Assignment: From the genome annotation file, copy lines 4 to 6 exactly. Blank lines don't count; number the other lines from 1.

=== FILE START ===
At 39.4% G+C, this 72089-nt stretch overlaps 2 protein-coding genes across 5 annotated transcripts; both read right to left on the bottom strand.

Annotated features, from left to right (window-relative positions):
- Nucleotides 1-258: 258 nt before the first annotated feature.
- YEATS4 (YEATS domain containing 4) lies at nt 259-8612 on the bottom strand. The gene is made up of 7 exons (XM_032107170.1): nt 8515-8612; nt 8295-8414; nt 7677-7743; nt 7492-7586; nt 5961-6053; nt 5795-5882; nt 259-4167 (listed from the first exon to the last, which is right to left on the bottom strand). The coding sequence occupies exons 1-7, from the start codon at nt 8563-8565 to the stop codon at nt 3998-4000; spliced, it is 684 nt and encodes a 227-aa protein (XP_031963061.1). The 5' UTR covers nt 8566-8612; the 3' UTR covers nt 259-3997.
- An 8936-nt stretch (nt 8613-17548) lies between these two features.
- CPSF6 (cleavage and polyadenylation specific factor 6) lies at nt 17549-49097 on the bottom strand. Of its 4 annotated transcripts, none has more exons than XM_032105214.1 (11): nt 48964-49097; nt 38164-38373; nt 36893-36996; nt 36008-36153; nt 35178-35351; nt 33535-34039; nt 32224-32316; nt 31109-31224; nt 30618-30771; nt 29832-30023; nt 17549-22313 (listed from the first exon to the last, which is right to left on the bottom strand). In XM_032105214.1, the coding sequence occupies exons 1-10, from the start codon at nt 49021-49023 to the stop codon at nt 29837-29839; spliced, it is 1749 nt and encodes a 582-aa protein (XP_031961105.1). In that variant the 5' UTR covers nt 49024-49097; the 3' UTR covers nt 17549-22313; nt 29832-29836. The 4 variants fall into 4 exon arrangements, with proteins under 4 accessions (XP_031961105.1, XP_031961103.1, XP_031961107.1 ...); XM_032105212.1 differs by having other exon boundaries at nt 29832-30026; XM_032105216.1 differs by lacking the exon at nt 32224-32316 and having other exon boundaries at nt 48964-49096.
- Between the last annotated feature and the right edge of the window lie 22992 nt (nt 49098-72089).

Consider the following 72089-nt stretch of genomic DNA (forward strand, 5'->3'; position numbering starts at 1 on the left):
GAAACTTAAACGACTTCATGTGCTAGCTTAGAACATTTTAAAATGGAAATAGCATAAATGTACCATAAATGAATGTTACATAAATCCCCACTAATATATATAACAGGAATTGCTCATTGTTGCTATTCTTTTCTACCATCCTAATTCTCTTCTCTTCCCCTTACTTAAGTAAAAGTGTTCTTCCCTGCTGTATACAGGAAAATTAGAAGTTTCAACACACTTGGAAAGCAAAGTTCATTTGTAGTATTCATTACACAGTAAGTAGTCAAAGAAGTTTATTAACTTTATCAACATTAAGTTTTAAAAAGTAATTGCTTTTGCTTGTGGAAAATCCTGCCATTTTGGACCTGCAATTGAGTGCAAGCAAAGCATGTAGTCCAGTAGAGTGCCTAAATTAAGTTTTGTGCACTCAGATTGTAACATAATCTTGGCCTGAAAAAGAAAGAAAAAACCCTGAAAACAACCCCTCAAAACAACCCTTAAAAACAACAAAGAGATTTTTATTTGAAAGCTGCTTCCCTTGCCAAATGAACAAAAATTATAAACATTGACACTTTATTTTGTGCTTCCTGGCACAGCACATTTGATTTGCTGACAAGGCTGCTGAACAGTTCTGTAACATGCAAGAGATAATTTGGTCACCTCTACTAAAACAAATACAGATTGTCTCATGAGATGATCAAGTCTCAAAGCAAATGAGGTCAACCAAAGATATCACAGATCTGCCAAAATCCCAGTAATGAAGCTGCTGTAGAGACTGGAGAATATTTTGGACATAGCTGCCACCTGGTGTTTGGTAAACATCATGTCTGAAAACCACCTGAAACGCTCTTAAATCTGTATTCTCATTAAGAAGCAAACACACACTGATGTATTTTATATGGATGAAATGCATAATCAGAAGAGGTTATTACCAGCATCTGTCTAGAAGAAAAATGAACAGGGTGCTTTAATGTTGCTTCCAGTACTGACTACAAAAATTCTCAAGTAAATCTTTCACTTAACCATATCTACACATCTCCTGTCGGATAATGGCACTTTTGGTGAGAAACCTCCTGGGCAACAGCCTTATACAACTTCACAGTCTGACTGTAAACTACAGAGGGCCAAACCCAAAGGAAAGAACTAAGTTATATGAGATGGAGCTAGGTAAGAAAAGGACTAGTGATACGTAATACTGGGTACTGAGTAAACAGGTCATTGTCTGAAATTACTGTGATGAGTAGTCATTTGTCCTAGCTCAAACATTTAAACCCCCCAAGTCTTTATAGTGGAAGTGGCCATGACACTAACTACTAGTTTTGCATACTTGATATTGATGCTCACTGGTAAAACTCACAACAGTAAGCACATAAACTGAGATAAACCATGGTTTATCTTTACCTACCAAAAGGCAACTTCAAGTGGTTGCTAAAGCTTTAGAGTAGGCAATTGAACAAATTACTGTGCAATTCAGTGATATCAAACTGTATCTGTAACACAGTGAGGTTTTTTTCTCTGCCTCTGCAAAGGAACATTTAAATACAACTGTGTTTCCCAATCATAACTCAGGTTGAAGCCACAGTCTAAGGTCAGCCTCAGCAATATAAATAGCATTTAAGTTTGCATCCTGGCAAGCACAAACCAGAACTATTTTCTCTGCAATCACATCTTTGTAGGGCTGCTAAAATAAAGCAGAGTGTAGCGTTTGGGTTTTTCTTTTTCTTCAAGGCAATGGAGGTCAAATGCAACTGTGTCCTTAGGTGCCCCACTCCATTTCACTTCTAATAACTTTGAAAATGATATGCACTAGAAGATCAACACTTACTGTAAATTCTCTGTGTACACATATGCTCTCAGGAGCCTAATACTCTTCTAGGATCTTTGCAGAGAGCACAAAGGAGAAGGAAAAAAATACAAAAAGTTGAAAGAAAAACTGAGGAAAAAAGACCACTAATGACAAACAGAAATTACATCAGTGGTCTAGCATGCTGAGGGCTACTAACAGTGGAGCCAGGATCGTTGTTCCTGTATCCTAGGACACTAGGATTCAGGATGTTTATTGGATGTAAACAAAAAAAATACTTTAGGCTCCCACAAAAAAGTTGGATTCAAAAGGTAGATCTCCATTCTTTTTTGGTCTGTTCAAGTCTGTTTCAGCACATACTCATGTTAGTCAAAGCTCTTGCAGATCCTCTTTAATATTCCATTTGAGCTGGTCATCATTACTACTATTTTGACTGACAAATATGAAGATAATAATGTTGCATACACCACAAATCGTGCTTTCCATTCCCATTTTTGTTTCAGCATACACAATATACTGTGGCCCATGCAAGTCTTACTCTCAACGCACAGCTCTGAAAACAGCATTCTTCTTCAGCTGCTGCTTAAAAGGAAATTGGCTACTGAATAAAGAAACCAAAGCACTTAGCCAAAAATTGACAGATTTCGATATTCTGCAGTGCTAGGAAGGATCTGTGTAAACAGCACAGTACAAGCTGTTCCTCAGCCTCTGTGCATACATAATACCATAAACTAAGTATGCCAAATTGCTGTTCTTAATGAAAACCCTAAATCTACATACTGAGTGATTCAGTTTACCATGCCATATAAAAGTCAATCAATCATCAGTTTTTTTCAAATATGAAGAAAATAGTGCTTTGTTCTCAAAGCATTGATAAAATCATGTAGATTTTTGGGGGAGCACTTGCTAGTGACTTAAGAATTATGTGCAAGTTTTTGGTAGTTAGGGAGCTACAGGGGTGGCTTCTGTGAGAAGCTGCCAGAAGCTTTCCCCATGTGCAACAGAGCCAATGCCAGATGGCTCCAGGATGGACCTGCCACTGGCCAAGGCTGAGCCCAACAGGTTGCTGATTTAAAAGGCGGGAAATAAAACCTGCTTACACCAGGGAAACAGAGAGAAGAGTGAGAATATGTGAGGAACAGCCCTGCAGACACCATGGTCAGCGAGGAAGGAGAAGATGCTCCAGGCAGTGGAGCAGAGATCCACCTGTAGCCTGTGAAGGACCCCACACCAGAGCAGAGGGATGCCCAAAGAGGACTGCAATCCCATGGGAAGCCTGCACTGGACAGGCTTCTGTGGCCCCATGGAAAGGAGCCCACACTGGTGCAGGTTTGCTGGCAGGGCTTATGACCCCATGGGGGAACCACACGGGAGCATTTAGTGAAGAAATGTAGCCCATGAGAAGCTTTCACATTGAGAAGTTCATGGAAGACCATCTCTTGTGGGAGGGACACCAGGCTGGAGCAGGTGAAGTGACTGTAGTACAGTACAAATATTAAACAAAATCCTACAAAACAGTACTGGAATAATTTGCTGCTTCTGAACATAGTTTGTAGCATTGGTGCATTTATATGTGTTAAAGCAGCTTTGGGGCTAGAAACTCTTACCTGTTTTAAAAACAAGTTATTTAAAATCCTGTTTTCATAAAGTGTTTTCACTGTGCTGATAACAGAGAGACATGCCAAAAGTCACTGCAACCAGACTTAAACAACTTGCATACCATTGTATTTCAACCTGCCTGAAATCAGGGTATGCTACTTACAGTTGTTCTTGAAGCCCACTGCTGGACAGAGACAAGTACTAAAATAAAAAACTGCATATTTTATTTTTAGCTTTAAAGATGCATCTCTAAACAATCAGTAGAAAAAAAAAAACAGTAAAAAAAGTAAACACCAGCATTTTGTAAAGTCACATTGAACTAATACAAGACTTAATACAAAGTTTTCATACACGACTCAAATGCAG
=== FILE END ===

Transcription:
- YEATS4 (YEATS domain containing 4) lies at nt 259-8612 on the bottom strand. The gene is made up of 7 exons (XM_032107170.1): nt 8515-8612; nt 8295-8414; nt 7677-7743; nt 7492-7586; nt 5961-6053; nt 5795-5882; nt 259-4167 (listed from the first exon to the last, which is right to left on the bottom strand). The coding sequence occupies exons 1-7, from the start codon at nt 8563-8565 to the stop codon at nt 3998-4000; spliced, it is 684 nt and encodes a 227-aa protein (XP_031963061.1). The 5' UTR covers nt 8566-8612; the 3' UTR covers nt 259-3997.
- An 8936-nt stretch (nt 8613-17548) lies between these two features.
- CPSF6 (cleavage and polyadenylation specific factor 6) lies at nt 17549-49097 on the bottom strand. Of its 4 annotated transcripts, none has more exons than XM_032105214.1 (11): nt 48964-49097; nt 38164-38373; nt 36893-36996; nt 36008-36153; nt 35178-35351; nt 33535-34039; nt 32224-32316; nt 31109-31224; nt 30618-30771; nt 29832-30023; nt 17549-22313 (listed from the first exon to the last, which is right to left on the bottom strand). In XM_032105214.1, the coding sequence occupies exons 1-10, from the start codon at nt 49021-49023 to the stop codon at nt 29837-29839; spliced, it is 1749 nt and encodes a 582-aa protein (XP_031961105.1). In that variant the 5' UTR covers nt 49024-49097; the 3' UTR covers nt 17549-22313; nt 29832-29836. The 4 variants fall into 4 exon arrangements, with proteins under 4 accessions (XP_031961105.1, XP_031961103.1, XP_031961107.1 ...); XM_032105212.1 differs by having other exon boundaries at nt 29832-30026; XM_032105216.1 differs by lacking the exon at nt 32224-32316 and having other exon boundaries at nt 48964-49096.